Can't Stand the Heat

My goal is to build a system that won't get hot under ordinary, non-gaming usage. Since my personal experience is with software, not hardware, I would appreciate any help you experts can give me!

If I choose a CPU that's designed for high-level use, would it not get hot when used just for web surfing, word processing, and YouTube?

What impact does RAM or disk space have on the system getting hot? (I had a work laptop that would overheat whenever the disk space got low- I don't know how common that is, or why exactly that happened.)

Will I get less heat out of a graphics card vs integrated graphics, or will it matter at all given that
this computer will only be used to watch YouTube, news websites, and a photo slide-show screensaver?

NOTE- I am not looking for suggestions on how to cool my CPU or case, I am instead trying to avoid the system overheating in the first place.
6 answers Last reply
More about stand heat
  1. Your hardware will be utilized less in tasks that are light on the system, hence meaning that things won't get hot, even using high-end hardware. As for integrated graphics vs. a discrete card, using integrated graphics would make your CPU run a bit hotter, but you wouldn't have the extra heat/fan noise from a GPU.

    I can't help but ask, though, why run powerful hardware if you don't plan on using it to its potential?
  2. There are desktop CPUs with lower TDP (Intel uses a T suffix on them - i7-8700T for instance) that have lower base/boost clocks and therefore generate less heat at the expense of speed.

    The latest iterations are 35 watt processors, which are lower than the higher-powered laptop processors (typically 45w).
  3. 2sidedpolygon said:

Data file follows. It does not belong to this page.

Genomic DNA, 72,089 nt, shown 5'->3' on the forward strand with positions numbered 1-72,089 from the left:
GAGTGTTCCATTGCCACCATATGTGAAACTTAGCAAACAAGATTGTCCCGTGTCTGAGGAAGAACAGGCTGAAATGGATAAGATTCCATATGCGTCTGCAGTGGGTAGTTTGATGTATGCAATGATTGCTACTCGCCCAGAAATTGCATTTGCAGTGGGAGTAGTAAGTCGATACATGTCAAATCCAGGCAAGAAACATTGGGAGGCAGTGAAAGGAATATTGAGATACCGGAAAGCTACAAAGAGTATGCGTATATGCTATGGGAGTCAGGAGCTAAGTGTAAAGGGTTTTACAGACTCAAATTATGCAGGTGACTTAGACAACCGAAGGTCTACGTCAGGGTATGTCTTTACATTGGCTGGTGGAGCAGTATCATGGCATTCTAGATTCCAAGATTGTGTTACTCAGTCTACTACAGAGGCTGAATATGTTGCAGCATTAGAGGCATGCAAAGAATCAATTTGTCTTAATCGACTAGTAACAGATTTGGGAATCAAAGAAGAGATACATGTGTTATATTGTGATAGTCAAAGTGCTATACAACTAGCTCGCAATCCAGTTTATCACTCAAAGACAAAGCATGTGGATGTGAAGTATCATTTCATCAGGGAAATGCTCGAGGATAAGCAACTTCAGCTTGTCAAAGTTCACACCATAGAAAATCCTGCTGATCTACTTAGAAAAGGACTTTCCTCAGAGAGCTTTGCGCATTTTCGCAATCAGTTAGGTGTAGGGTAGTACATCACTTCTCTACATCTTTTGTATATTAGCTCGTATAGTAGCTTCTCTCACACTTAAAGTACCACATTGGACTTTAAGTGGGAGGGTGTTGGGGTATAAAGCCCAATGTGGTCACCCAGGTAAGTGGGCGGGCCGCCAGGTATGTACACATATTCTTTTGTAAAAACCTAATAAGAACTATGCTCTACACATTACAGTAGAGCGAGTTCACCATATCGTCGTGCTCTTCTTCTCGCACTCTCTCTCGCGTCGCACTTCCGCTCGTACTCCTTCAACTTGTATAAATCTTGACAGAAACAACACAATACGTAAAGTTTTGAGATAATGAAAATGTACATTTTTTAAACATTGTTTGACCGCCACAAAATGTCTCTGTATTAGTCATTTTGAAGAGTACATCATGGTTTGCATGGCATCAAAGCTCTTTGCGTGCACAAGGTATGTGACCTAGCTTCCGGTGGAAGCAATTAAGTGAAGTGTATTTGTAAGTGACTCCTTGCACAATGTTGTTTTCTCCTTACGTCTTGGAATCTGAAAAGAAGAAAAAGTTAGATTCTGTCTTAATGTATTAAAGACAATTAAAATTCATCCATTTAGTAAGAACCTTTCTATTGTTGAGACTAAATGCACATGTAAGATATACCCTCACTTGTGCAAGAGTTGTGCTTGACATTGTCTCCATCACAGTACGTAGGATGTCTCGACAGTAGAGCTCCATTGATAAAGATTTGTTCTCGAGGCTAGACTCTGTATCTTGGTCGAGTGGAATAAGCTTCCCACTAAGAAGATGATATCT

I can't help but ask, though, why run powerful hardware if you don't plan on using it to its potential?


    Allergy issues related to hot computers- we have verified the reaction with several different computers, however all are either older or low-end builds (or both) and noticeably get hot with usage. Our hope is that we can build a computer that *doesn't* get hot, so my husband can safely use it without getting hives. The only other alternative I can think of is to build a filter box that we put the computer into, and hope that doesn't create additional air-circulation problems.
  4. Low power components (like the T series processor mentioned) would be the way to go. A high end processor, run at low usage, would still generate more heat most likely.
    Another alternative is to hook up a vent tube to the back of the PC and have it vent heat somewhere else.
    https://www.amazon.com/Coolerguys-Thermal-Plastic-Electronics-Crypto/dp/B00W8AHHU6
  5. I have an older i7-4790k system.
    32GB RAM, a bunch of SSD drives, RX-580 GPU. Hover over my avatar for the full specs.

    The CPU and GPU temp rarely rises above idle temp under non-gaming use.
    More importantly, the free air temp inside the case rises only a degree or two above ambient room temperature.
    Even under the absolute heavy load of simultaneous benchmarking on both the CPU and GPU, the free air temp inside the case rises only a few degrees.

    Currently, as I type this under a very light load, the air coming out of the top of the system is 5 degrees F (2.5C) above ambient room temp.
    Applications open currently:
    2x Excel workbooks
    FireFox with 15 tabs open
    2x File Explorer windows
    TeamViewer
    VirtualBox, with an instance of Win 10 Pro running


    The air exhausted out of the top mounted radiator rises about another 5-6F heavy load, but creative ductwork could shift that exhaust to elsewhere.
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